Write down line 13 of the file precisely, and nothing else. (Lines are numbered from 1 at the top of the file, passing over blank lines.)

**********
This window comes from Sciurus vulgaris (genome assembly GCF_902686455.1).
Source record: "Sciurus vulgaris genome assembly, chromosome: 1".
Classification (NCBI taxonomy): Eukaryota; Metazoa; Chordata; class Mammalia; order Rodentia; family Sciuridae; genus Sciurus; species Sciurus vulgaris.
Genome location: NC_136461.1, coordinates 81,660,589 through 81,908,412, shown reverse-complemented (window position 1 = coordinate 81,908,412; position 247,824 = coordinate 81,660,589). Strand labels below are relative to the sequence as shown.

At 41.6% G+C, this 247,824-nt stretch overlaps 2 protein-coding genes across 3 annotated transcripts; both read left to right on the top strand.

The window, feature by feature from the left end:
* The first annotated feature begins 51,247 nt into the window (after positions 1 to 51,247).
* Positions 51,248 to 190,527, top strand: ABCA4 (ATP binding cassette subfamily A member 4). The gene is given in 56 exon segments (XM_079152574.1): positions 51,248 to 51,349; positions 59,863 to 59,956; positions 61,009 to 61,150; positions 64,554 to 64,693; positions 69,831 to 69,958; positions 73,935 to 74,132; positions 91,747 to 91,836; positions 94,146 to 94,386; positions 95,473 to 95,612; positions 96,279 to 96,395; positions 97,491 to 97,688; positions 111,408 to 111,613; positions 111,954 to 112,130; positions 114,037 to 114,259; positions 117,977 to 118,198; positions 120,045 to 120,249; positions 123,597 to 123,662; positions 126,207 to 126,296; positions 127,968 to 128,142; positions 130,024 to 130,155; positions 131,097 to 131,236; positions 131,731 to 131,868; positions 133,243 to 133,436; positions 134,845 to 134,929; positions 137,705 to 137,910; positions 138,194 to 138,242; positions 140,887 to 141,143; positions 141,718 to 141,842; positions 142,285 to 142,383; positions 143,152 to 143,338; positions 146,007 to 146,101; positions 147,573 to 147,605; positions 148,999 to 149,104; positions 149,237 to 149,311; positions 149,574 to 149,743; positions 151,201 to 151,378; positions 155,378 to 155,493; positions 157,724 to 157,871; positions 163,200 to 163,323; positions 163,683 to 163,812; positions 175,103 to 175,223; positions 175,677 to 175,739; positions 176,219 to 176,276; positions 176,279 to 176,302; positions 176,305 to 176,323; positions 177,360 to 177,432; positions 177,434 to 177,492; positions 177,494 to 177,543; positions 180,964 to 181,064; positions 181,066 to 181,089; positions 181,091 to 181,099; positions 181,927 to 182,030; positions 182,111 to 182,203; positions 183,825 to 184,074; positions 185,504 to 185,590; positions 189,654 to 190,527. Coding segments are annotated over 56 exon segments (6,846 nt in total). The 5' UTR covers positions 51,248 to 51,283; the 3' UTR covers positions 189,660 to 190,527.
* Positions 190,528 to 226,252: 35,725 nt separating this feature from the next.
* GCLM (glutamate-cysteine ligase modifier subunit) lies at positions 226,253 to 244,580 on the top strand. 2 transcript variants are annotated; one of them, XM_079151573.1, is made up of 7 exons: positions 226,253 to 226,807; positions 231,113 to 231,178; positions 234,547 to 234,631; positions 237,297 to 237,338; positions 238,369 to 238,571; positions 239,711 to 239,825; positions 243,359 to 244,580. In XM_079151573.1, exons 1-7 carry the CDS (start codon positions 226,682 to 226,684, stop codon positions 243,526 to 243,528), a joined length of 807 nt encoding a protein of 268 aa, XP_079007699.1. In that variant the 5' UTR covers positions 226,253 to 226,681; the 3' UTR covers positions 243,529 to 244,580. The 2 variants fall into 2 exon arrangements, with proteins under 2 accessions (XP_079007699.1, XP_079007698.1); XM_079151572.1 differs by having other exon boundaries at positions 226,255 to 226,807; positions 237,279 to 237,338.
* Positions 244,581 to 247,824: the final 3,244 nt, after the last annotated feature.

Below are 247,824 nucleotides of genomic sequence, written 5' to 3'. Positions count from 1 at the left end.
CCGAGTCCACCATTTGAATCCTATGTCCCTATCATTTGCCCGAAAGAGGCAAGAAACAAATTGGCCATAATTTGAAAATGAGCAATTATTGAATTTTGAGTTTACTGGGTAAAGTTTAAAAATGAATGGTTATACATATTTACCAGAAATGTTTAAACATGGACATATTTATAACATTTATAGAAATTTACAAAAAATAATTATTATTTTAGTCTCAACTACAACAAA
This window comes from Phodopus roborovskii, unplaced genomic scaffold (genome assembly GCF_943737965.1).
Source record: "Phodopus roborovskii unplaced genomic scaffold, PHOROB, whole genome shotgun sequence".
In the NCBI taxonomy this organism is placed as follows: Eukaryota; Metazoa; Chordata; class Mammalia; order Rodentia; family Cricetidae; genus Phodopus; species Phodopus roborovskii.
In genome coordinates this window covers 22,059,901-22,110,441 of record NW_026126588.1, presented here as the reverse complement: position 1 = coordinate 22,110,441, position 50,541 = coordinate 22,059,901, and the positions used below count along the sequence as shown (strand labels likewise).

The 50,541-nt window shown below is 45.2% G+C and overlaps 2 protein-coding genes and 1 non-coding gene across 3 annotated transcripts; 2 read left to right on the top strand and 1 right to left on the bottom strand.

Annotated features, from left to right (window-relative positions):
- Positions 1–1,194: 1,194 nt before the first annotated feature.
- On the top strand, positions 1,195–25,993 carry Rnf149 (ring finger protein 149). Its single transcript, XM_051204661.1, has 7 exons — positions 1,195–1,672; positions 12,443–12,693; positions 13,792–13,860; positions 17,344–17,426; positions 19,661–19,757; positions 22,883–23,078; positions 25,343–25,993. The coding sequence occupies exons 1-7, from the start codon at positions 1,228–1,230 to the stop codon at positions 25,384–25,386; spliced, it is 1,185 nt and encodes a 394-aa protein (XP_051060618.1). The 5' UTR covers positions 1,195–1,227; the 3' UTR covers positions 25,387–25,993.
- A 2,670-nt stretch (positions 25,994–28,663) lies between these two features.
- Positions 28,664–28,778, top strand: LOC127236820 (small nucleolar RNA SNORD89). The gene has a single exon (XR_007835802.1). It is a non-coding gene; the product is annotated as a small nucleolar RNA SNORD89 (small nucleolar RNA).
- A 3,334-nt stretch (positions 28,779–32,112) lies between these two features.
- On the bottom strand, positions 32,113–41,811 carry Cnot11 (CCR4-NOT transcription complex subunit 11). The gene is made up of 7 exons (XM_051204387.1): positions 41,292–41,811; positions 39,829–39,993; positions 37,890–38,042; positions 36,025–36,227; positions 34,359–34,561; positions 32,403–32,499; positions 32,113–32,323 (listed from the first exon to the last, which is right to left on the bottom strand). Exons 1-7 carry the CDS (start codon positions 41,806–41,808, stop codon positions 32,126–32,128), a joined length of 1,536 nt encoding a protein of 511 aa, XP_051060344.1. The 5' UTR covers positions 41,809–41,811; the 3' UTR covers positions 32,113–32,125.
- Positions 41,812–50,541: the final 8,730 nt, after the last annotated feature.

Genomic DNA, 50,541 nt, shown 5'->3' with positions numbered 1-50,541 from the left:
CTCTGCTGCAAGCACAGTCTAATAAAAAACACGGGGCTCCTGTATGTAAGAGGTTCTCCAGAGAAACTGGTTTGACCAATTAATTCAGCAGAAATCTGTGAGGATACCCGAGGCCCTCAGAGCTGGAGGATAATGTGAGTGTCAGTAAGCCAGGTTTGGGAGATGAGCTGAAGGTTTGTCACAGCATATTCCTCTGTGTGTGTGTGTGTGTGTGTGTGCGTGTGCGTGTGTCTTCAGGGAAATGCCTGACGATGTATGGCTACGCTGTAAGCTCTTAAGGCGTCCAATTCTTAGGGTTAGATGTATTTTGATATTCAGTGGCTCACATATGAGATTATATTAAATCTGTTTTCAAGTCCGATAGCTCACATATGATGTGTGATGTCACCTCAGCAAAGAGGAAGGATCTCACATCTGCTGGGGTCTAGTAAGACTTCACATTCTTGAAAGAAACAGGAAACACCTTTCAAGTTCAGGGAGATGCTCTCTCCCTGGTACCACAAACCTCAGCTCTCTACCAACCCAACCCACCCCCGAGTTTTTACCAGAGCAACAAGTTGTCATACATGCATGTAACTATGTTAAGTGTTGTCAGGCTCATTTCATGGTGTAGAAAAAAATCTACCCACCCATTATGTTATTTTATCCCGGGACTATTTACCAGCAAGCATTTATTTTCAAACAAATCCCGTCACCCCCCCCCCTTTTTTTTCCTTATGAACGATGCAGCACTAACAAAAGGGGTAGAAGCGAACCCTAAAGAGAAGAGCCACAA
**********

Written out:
CCGAGTCCACCATTTGAATCCTATGTCCCTATCATTTGCCCGAAAGAGGCAAGAAACAAATTGGCCATAATTTGAAAATGAGCAATTATTGAATTTTGAGTTTACTGGGTAAAGTTTAAAAATGAATGGTTATACATATTTACCAGAAATGTTTAAACATGGACATATTTATAACATTTATAGAAATTTACAAAAAATAATTATTATTTTAGTCTCAACTACAACAAA